“The More we Reflect, the More we Learn and Find Solutions.”

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Hezron grew up in Bungule Village, Kasigau Ward, Taita Taveta County, approximately 9kms from Kasigau Conservancy. His father ardently believed in being a good community member and participating in environmental conservation. Growing up in the Kasigau community, he saw few women involved in tree planting and ranching activities. Women were mainly in the house, fending for their children and husbands, carrying out household chores and not involved in any community discussions. He learnt about environmental conservation from his father and the male figures in his community.


Now in his early 30s, Hezron understands why there has never been a woman board member in Kasigau conservancy. Social norms, women’s inferiority complex and subordination, hinder women from participating in conservancy matters. The men are also responsible for registering their families into the conservancy membership and determining how it is managed and governed.


As the member and communication officer for Kasigau conservancy, Hezron is among six community champions selected in November by his colleagues to facilitate Social Analysis and Action (SAA) dialogue sessions in Kasigau Conservancy. SAA is a community-led social change process through which individuals and communities explore and challenge social norms, beliefs and practices around gender and sexuality that shape their lives.


KWCA, through the USAID RISE project, is working with CARE International, the developers of SAA, to promote gender equality and end gender-based violence in Kasigau Conservancy. Hezron was among the 20 staff and board members who participated in a five-day SAA training and emerged as an SAA champion selected to facilitate gender dialogues forums to challenge inequitable social, gender and power norms within Kasigau conservancy.


Hezron was among six colleagues selected to be SAA champions due to their awareness of gender, level of trust, grasp of the training content and participation, convincing power and interest in volunteering as a facilitator. It is the first time the champions are engaged as facilitators to discuss gender issues. So far, they have held six SAA dialogue sessions in Bungule and Rukanga villages. The session discussions comprise gender, gender-based violence and norms that hinder women from participating in conservancy decision-making. The groups include men and women above 35 and below 35 who meet separately for these discussions.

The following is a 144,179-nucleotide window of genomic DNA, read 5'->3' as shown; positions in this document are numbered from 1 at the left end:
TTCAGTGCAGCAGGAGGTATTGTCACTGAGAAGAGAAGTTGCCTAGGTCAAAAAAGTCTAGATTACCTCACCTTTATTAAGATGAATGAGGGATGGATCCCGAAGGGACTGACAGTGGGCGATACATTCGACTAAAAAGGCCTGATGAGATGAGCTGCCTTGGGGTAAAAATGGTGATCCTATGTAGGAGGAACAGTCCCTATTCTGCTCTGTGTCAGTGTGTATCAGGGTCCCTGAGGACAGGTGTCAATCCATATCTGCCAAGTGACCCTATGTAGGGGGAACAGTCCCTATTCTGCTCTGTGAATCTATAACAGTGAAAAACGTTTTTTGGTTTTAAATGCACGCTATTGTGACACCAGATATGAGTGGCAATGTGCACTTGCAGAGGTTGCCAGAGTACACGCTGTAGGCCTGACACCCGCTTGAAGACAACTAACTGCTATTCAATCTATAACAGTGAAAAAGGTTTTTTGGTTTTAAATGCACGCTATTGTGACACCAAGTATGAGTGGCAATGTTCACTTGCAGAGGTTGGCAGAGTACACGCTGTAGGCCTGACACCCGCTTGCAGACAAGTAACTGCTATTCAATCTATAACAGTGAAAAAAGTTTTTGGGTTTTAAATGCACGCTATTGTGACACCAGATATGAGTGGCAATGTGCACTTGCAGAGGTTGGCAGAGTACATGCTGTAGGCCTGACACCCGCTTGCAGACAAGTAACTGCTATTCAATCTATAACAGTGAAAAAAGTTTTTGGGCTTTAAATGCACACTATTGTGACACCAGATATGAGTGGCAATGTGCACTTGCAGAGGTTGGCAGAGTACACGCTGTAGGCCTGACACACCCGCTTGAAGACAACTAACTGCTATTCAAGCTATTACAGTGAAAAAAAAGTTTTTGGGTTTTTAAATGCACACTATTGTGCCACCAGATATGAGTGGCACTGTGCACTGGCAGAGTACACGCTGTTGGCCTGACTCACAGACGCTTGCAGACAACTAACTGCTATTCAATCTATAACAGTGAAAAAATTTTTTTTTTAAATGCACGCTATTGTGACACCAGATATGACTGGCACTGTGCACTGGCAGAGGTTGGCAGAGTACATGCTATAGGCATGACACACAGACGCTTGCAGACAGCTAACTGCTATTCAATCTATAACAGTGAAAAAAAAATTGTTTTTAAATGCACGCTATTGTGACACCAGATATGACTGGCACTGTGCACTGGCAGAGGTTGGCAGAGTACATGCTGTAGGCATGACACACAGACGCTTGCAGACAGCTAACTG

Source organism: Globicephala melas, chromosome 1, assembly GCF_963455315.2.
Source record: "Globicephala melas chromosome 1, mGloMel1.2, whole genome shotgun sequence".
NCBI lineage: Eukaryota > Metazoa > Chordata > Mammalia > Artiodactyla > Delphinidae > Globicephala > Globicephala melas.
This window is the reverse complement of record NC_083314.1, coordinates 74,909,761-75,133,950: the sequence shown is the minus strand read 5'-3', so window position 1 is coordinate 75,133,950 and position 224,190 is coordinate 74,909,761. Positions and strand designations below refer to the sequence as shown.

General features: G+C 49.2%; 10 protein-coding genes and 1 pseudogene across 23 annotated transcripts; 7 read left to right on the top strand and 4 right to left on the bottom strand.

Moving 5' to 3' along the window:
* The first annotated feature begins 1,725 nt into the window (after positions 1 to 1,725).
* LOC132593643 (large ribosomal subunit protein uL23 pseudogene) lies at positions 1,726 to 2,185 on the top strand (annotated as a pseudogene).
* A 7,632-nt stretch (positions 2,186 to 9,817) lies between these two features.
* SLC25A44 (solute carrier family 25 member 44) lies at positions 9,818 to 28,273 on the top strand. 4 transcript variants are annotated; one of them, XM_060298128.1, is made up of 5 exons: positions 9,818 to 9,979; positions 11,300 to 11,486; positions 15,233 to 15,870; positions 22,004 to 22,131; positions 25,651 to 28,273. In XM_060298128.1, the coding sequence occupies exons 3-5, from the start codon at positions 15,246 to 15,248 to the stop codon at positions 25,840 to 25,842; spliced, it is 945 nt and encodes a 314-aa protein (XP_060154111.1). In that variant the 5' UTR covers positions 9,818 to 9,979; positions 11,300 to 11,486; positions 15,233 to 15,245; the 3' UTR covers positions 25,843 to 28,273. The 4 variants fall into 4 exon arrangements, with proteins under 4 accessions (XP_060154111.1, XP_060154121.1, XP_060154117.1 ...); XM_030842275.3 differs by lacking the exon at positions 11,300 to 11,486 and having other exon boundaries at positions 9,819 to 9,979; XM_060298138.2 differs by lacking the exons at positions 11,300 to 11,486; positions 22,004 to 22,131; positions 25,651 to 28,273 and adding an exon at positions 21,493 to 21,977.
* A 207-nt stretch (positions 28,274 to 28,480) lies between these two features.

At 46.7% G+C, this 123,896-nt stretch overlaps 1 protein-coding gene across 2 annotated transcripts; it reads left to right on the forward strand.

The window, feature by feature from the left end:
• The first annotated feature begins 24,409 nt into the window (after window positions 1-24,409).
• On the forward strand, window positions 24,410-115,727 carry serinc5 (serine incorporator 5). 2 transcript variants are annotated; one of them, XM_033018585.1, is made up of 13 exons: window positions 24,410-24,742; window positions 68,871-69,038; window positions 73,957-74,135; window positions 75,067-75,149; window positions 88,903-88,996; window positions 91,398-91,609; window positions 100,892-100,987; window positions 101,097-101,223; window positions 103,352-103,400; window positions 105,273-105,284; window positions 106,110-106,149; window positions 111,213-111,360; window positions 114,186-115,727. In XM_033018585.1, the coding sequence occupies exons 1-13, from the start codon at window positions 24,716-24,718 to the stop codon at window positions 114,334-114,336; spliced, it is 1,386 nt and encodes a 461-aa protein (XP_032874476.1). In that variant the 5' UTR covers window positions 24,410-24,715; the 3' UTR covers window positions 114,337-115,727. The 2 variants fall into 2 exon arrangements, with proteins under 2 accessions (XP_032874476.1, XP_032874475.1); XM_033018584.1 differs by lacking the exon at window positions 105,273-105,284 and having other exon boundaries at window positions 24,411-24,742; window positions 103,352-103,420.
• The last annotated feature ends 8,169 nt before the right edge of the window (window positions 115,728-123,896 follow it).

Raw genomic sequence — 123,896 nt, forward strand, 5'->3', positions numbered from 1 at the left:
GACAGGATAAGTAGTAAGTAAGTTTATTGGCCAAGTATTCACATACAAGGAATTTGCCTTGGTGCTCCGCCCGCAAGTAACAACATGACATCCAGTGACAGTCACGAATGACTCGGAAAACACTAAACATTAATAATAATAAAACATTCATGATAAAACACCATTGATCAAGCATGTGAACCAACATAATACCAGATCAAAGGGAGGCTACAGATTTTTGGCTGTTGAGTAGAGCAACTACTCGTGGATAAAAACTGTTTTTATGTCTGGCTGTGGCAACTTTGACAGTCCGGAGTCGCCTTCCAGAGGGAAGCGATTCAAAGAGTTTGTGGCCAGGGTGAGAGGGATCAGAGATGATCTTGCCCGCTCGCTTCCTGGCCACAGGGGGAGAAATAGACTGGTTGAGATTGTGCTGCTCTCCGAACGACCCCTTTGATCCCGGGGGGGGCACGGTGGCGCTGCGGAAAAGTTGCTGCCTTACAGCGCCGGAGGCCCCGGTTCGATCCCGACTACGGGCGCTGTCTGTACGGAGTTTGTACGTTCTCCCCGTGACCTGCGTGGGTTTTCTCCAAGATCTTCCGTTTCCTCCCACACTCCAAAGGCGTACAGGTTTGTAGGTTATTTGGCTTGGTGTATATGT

Hezron notes that sexual violence in Rukanga and Bungule villages is the most common form of GBV among young women aged 12-30 years, followed by physical violence. Facilitating such sessions is not easy for Hezron and the other champions, “it requires excellent facilitation tactics, skills and knowledge to engage the community, especially young women. Not everyone will open up on GBV cases, especially to a gentleman.” He says. But his approachable personality and “little” knowledge of GBV have attracted friends and relatives who seek counselling support from him.


Before joining Kasigau conservancy and undergoing SAA, Hezron helped counsel two female survivors. While supporting them, “I learnt that the structures that handle GBV cases at the village level could not support them hence loss of hope by women to seek justice.” He says.


According to a report conducted by the Taita Taveta County Government directorate of gender, in the first half-year of 2021, cases of GBV reported in the county stood at 1,929 teenage pregnancies, 829 cases of physical violence and 219 SGBV cases.


Village elders handle cases of GBV at the village levels. “A gender committee comprising of village elders has been instituted to address complaints of GBV. However, they are ineffective because they lack the training to handle delicate matters such as GBV; the village elders will often refer the cases back to the family. These make it harder for young women to report.” Hezron says.


With SAA guidance, the six champions are learning to identify the different forms of GBV and how they manifest, the gaps in solving GBV cases and strategies to address GBV cases in the community. Hezron says making sense of gender norms, laws, and the agencies supposed to enforce them is like solving a puzzle. “But the more we reflect,” he says, “the more we learn and find solutions.”


Facilitation is no easy feat. It requires active listening, asking questions, creating focus amongst the group, managing the group discussion process, clear communication and establishing a psychologically safe environment for sharing. KWCA, with support from CARE International, will continue to build the capacity of Hezron and the five champions on facilitation skills and reflections on GBV to enable them to conduct practical dialogue sessions.


While there is so much work still ahead on GBV, Hezron says he’d like to support the women in the village to seek counselling and justice and ensure they are safe in their environment. He adds, “but that will only happen if we are empowered to synergise, share information and create awareness to end Sexual Gender Based Violence (SGBV) and make the authorities and those in power listen and help end GBV.”

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